I think it’s fair to say that the majority of us have had the experience of being in a bad relationship or being the one who “cares too much”, whether while dating a person or simply just being in a position where you like someone and they don’t like you back, especially in the casual dating scene. It’s easy to get caught up in an unhealthy relationship when you’re the person who cares too much, because often you have to compensate for the other person’s lack of caring by putting in effort on both sides of the relationship. Ever have to apologize for the other person’s wrongdoing, simply because you know that if you don’t, the problem won’t get solved? That’s over compensating. It seems to be human nature to want what we can’t have, so when someone is giving us less than what we ourselves give, we want to get more from them. This past year Babe and I have grown so much as a couple, and I’ve learned a lot of things about what qualities build a healthy relationship. Here’s what I’ve learned:
1. Trust is the rock upon where you build your home. When I let my guard down and trusted Babe blindly, I learned what being in true love is really like. If you’re able to fully trust, you feel emotions and appreciate the little things more than you’d ever imagine. Plus, you fight a whole lot less, meaning more time for fun. The bottom line is, if your gut is right more times than not, you should trust it. And if your gut is more trustworthy than your partner, it may be time to reevaluate your relationship. My gut no longer speaks to me the way it did when I was single, and I know that’s because I’m with a trustworthy partner.
2. Flaws and quirks are meant to be embraced, not hidden or put down. I have a bad habit of binge eating on junk food. I also apologize for things I don’t need to apologize for, and I often sweat the small stuff. At some point in our relationship I stopped trying to hide these things and other flaws of mine and I realized Babe loved me more for it. Together we’ll have a binge night and he picks me up when I get worked up over irrelevant things. On the flip side, I love my Babe’s need for constant cleanliness, and think it’s adorable when he uses words out of context. Every quirk makes him more unique, which reminds me that there’s no other love like ours. If flaws and quirks are more irritating than endearing, it will only get worse with time. Everyone has flaws, it’s just a matter of finding someone whose flaws you can embrace for the rest of your life.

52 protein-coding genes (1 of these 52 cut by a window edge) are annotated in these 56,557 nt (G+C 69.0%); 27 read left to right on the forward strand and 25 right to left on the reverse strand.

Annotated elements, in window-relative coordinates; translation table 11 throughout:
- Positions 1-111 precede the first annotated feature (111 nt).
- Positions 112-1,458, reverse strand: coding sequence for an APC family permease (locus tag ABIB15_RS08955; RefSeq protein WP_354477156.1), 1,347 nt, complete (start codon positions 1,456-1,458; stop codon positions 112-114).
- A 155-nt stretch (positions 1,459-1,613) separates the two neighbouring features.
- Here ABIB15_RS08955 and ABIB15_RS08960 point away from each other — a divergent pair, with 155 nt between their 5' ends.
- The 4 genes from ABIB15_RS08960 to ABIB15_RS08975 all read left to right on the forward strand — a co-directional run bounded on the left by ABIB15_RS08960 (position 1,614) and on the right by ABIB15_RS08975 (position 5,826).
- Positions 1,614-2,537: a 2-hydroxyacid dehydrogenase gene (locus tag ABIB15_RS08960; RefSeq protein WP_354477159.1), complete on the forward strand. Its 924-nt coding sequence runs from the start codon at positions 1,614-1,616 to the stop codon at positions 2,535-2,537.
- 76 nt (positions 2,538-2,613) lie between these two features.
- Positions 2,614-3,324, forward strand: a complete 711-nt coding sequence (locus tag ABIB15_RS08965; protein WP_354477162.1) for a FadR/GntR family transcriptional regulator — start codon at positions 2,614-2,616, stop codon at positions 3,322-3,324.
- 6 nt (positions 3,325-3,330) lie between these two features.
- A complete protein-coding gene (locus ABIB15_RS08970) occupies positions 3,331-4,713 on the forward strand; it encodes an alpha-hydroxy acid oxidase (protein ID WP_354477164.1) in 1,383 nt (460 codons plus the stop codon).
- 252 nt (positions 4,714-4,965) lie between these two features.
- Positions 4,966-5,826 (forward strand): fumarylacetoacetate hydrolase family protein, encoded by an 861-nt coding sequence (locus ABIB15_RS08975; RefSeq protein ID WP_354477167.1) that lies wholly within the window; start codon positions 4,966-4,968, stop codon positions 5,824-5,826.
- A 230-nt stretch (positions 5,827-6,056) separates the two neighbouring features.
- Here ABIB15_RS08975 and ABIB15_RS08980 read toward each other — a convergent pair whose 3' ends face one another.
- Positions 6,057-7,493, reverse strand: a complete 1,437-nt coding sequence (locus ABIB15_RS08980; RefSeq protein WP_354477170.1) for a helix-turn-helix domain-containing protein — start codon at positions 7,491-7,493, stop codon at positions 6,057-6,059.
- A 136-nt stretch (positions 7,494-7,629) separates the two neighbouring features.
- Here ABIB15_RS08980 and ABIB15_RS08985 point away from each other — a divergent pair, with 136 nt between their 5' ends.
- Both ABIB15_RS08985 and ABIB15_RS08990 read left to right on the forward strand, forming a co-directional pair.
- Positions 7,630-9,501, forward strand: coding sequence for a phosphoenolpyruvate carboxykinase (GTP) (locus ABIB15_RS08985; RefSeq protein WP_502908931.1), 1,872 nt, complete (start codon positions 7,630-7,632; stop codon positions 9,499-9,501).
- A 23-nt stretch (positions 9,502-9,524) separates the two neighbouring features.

3. Sacrifice is a must. I fall asleep through half the movies we watch (his pick). He drives so I can finish getting ready in the car. No one should feel guilty for doing things in life that make them happy, when they’re doing it beside their life partner. If you feel like you can’t or don’t want to ask your partner to take one for the team, what you really should be asking is, why not?
4. You don’t have to be “on” all the time. I always thought I had to be happy, funny, sexy, etc., even when I wasn’t feeling it or otherwise my partner would become turned off. When my grandpa passed away earlier this month, the switch I normally flipped to feel “on” was heavier than a slab of concrete, and I couldn’t hide the depression I fell into. It felt like a miracle when the more selfish I was, the more selfless Babe became in order to help me function. I realized then what ‘for better or for worse’ meant, because I felt I was at my worst and despite that, Babe stuck by my side. It’s important in a relationship to be able to be yourself, because somewhere along the line when you or your partner can’t fake it any longer, it could show you that you don’t really know the person you fell in love with.
5. Communication is key. Maybe you’re like me, and you bite your tongue when you’re scared someone will leave if you speak your mind. For most of my life I’ve avoided stating my opinion in fear of rejection, but if you’re considering the rest of your life, suppressing your feelings is like a ticking time bomb that will eventually explode in the form of word vomit or some sort of breakdown. If you find yourself someone that you’re attracted to, but can also share your fears and annoyances and thoughts and opinions, you’ve hit the jackpot.